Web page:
New Platforms

With the monumental growth of the industry it’s hardly surprising to see new companies and platforms appearing on the scene to capitalise on this insanely effective form of marketing. New platforms not only present an opportunity for reaching new audiences to brands, but represent huge leaps in engagement rates for influencers.

One study found TikTok influencers to get significantly higher engagement rates than all other well known platforms, averaging a whopping 7.7%! (Influencer Marketing Hub, 2019)

Traditional platforms typically average much lower engagement rates: Instagram (1.67%), Facebook (0.15%) and Twitter (0.043%) (RivalIQ)

If you’re not taking advantage of these new platforms to grow your audience and engagement rates then it’s definitely worth considering!


Any list of influencer stats in 2021 would be incomplete without taking into account the effects COVID-19 has had on the industry. Let’s see how brands’ aims have changed during this pandemic.

50% of marketers now use influencer marketing for generating a positive brand image

42% are now looking to drive more sales online

39% are now aiming to reach new audiences

(Source: SocialPubli, 2020)

How has this changed? Based on the first stats in this post, we can see the focus has shifted from reaching new audiences to focusing on the customers and audience they already have through positive brand messaging, with the goal now being more centered around driving online sales rather than brand awareness.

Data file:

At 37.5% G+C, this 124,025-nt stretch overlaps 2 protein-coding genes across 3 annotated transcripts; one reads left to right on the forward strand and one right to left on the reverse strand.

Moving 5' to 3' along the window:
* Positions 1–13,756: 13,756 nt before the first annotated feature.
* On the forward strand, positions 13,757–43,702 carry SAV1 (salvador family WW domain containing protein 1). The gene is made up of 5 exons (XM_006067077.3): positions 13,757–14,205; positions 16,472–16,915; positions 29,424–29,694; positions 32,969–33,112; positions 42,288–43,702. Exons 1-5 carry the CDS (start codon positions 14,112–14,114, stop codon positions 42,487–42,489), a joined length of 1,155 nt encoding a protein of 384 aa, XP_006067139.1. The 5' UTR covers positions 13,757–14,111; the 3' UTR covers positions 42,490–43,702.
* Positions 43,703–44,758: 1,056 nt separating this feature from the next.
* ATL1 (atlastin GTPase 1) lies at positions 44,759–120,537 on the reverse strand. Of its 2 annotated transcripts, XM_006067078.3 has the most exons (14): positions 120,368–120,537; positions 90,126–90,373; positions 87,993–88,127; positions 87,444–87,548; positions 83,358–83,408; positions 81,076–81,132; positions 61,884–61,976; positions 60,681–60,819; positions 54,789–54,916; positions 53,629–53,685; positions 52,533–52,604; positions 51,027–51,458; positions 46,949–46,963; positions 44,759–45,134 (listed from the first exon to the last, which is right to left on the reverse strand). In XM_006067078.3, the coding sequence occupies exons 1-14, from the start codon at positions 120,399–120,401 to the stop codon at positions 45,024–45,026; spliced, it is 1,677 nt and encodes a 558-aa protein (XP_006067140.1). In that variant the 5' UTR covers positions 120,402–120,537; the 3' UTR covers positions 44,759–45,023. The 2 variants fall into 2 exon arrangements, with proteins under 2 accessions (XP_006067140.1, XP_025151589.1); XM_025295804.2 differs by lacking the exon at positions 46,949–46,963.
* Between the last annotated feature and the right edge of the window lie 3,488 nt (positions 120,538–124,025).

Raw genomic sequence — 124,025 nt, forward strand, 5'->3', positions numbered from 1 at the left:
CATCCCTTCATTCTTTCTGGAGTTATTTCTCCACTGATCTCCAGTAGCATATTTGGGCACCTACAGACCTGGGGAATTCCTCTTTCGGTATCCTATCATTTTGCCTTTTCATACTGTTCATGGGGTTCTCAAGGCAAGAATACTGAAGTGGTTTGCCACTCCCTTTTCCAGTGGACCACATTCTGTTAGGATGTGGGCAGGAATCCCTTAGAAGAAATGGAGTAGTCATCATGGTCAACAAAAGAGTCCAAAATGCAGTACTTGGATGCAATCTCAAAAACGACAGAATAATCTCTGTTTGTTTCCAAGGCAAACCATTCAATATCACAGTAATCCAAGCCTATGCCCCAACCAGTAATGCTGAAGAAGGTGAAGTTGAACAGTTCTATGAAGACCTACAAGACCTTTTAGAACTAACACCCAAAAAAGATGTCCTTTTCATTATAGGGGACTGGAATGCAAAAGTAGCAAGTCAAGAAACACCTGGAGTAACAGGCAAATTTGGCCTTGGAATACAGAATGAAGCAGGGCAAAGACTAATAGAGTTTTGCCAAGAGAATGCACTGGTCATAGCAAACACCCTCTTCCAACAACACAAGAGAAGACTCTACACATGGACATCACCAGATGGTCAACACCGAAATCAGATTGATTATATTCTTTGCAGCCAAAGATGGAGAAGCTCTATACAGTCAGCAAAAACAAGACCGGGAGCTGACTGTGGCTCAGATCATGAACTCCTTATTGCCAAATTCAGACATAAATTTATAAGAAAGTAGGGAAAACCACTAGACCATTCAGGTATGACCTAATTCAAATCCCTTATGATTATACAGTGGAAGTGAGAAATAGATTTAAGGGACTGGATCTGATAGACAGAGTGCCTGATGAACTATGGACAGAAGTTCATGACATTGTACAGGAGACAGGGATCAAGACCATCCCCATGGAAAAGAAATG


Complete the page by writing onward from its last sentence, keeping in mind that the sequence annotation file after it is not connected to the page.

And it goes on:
Amid slashed marketing budgets from COVID and lower consumer confidence it’s hardly surprising to see these shifts in the market. It could be an early sign that working on your ability to convert sales as an influencer could be a smart move as brands’ shift their focus.


In these uncertain times brands are evermore concerned with measuring the results of influencer campaigns. With lower budgets they need to make every £ count and have something tangible to show for it.

Here are the most common metics for measuring influencer success:

Conversions/sales (39%), Engagement/clicks (34%) and Impressions (27%) (Influencer Marketing Hub)

If you’re not used to converting sales with your campaigns then we recommend you start to focusing on this more. As the industry evolves towards more measurable and identifiable returns you’ll stand a better chance of attracting evermore wary brands for collaborations.

Dos and Don’ts


Authenticity has long been the name of the game for influencers and brands when it comes to influencer-brand partnerships. But how important is this?

94% of marketers believe only authentic influencers drive results (Clickz, 2019). In fact, these marketers believe brands can only enjoy success so long as they allow influencers to speak freely about their products.